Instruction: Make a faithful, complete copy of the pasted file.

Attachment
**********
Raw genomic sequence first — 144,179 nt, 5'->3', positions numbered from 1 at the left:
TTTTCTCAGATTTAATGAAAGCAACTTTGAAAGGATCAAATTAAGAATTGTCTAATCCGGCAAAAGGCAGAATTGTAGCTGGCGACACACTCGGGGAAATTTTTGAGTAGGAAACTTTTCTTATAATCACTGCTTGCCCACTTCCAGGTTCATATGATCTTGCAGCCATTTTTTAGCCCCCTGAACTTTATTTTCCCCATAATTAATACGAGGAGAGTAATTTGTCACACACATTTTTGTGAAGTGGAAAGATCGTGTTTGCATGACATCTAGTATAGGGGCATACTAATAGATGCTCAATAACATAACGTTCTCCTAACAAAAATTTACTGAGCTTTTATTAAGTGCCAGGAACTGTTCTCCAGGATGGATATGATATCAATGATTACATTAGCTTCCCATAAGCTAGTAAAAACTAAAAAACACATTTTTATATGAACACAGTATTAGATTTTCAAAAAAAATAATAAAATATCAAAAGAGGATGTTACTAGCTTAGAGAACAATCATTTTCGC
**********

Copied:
Raw genomic sequence first — 144,179 nt, 5'->3', positions numbered from 1 at the left:
TTTTCTCAGATTTAATGAAAGCAACTTTGAAAGGATCAAATTAAGAATTGTCTAATCCGGCAAAAGGCAGAATTGTAGCTGGCGACACACTCGGGGAAATTTTTGAGTAGGAAACTTTTCTTATAATCACTGCTTGCCCACTTCCAGGTTCATATGATCTTGCAGCCATTTTTTAGCCCCCTGAACTTTATTTTCCCCATAATTAATACGAGGAGAGTAATTTGTCACACACATTTTTGTGAAGTGGAAAGATCGTGTTTGCATGACATCTAGTATAGGGGCATACTAATAGATGCTCAATAACATAACGTTCTCCTAACAAAAATTTACTGAGCTTTTATTAAGTGCCAGGAACTGTTCTCCAGGATGGATATGATATCAATGATTACATTAGCTTCCCATAAGCTAGTAAAAACTAAAAAACACATTTTTATATGAACACAGTATTAGATTTTCAAAAAAAATAATAAAATATCAAAAGAGGATGTTACTAGCTTAGAGAACAATCATTTTCGC